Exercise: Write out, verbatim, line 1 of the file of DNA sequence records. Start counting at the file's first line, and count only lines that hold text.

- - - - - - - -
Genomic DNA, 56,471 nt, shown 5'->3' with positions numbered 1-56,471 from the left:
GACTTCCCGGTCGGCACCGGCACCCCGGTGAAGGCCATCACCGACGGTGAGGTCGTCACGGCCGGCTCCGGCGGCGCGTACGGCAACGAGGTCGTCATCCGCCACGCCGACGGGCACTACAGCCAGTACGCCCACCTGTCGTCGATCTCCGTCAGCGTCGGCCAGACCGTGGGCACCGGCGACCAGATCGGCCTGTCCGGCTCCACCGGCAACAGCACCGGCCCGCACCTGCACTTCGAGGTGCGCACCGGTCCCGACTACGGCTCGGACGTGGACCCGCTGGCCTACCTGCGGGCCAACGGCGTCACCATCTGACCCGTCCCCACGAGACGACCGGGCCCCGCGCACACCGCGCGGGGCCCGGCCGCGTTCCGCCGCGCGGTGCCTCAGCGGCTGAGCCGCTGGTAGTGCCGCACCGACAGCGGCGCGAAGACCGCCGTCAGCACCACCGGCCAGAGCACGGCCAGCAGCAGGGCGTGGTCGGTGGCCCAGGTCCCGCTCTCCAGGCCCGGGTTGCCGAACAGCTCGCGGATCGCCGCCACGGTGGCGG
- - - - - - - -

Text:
Genomic DNA, 56,471 nt, shown 5'->3' with positions numbered 1-56,471 from the left: